It was moving day for Dr. Janet Mitchell.
Her sister Blanche Hughes took down the family photos from the wall of Mitchell's room — a portrait of their mother, a photo of their father, a jockey, wearing racing silks and leather riding boots. She asked Mitchell to find her toothbrush and helped take the linens from the bed.
At age 57, Mitchell is not what we typically think of as elderly. She's 4 foot, 10 inches, tiny and trim like her father, with a close-cropped Afro. But at this relatively young age, Mitchell has been stricken with early-onset Alzheimer's, and Hughes has made the wrenching decision to place her in long-term care.
"Never in all my dreams did I ever think that I would have to take care of her," said Hughes. "First of all, she wasn't the type of person you would take care of. She always took care of herself."
In fact, Mitchell had a brilliant career taking care of others. With an undergraduate degree from Mount Holyoke College, a medical degree from Howard University and a master's degree in Public Health from Harvard, she was a leading OB-GYN at Harlem and Lincoln hospitals in New York, specializing in neonatology. She was nationally known as a brilliant gynecological surgeon and a tireless advocate for patients with HIV/AIDS.
Her sister describes her as a "bright, bossy woman who knew what she wanted and went after it."
But now it's the doctor who's in need of care.
On a hot Saturday in June, Hughes hired two men to dismantle the furniture in her sister's room and helped carry her things to the moving truck.
At first, Mitchell was agreeable, helping her sister pack and laughing about childhood memories. But as she went to the garage to get in the car, she broke down. Finally it seemed to dawn on her where she was going, if not exactly why.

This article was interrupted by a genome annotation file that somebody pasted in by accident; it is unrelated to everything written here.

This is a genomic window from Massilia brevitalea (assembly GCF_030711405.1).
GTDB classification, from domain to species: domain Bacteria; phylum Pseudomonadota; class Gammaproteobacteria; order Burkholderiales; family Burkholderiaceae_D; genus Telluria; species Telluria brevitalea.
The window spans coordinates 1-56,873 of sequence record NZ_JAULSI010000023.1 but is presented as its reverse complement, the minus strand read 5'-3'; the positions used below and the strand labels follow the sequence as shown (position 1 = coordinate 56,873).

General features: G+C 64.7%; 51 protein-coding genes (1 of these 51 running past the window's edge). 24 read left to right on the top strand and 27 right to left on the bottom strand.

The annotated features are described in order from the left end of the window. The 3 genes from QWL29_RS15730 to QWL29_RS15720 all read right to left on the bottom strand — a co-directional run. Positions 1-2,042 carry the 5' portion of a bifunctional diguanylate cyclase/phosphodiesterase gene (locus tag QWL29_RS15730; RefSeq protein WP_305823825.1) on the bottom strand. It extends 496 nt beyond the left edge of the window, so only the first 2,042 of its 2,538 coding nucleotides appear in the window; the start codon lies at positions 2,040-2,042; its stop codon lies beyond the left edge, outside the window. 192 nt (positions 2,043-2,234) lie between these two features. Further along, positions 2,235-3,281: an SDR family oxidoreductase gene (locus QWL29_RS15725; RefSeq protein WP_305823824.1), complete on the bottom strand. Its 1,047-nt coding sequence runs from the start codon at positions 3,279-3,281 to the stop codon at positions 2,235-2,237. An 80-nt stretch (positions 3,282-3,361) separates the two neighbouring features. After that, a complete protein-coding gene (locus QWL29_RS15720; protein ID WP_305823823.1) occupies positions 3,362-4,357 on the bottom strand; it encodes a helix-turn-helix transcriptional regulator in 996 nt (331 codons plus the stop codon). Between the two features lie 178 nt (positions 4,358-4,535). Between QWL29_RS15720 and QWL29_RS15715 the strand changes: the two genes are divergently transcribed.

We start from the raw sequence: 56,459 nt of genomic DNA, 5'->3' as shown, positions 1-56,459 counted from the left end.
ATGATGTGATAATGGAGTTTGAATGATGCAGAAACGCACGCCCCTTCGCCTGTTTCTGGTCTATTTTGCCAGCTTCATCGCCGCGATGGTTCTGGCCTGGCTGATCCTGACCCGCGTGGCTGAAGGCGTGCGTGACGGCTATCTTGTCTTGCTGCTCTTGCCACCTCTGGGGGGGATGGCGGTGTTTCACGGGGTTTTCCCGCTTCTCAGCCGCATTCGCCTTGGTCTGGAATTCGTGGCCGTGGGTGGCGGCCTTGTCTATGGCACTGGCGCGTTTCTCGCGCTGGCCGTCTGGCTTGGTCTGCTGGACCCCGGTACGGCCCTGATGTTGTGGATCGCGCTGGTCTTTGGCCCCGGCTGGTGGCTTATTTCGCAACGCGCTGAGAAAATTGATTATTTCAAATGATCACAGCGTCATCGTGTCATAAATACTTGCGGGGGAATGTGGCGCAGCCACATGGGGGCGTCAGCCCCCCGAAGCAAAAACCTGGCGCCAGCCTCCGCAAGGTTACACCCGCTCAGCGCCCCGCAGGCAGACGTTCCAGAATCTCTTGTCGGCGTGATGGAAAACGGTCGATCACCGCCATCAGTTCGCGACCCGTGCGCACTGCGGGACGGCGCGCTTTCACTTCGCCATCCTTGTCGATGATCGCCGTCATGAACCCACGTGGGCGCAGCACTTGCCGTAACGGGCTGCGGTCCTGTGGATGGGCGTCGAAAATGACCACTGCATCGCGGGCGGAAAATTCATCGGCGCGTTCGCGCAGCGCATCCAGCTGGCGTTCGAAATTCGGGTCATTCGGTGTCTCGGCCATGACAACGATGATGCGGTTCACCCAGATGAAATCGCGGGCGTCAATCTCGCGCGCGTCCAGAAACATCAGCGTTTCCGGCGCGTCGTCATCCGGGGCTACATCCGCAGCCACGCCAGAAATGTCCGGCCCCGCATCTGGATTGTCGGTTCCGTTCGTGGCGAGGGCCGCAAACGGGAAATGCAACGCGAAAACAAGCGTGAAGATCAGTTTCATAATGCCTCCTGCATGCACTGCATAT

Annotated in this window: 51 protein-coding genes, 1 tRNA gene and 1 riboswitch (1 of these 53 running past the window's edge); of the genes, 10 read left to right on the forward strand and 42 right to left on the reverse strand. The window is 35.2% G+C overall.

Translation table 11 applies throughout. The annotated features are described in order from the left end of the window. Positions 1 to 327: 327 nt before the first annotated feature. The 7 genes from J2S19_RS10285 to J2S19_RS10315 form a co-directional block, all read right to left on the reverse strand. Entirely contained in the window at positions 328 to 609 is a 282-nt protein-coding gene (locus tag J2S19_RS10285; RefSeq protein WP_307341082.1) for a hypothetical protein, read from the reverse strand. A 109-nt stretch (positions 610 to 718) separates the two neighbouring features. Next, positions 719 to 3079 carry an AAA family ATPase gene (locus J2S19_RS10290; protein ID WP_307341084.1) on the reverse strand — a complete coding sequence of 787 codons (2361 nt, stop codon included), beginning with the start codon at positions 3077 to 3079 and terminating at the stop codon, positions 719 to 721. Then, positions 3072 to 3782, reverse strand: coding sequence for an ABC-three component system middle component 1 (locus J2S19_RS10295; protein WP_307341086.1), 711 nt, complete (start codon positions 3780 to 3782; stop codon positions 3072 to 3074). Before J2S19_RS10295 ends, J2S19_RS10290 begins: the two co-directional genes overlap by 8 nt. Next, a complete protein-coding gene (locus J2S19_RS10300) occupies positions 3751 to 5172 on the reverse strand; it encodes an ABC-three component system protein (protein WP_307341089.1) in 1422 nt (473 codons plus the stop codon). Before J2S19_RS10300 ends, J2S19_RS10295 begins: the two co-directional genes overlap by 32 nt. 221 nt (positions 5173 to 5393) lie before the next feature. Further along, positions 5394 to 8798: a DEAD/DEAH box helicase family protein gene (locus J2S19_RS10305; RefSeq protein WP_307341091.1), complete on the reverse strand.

When asked whether she knew about Alzheimer's, she said yes. When asked whether she had it, she answered no.
Hughes can't believe she missed so many signs of her sister's illness, but the two lived almost a continent apart: Mitchell lived in New York while Hughes and her husband, Wayne Hughes, raised their children in Colorado.
"She would come home from New York once a year," Hughes said. "She was always working."
But she says that Mitchell was "different" during her last couple of Christmas visits.
"I thought it was depression. She had been through a tough divorce," she said. "Then our daughter Dana, who was really close to Janet and who lives in New York kept saying, 'Something's wrong.'"
"I was buying her food," said Dana Hughes, who's also an associate producer at ABC News. "If I didn't buy her food once a week she wasn't eating." Neighbors and friends say they were shocked that the once meticulous doctor was letting herself and her house go.
At her aunt's house, Dana Hughes found stacks of unopened mail, piles of old and new electronics, and a woman who appeared to be losing her grip on reality. "It showed the slow decay of her state of being," she said.
It all came to a head during a family reunion, when Mitchell became disoriented while driving from New York to Washington, D.C., and had to be rescued on the highway.
"Maybe there was some denial and I thought she would take some medication and be fine," said Blanche Hughes. "I already had to do this once, I shouldn't have to do it again," she says, recounting having to care for her ailing parents, particularly her father, who also had dementia.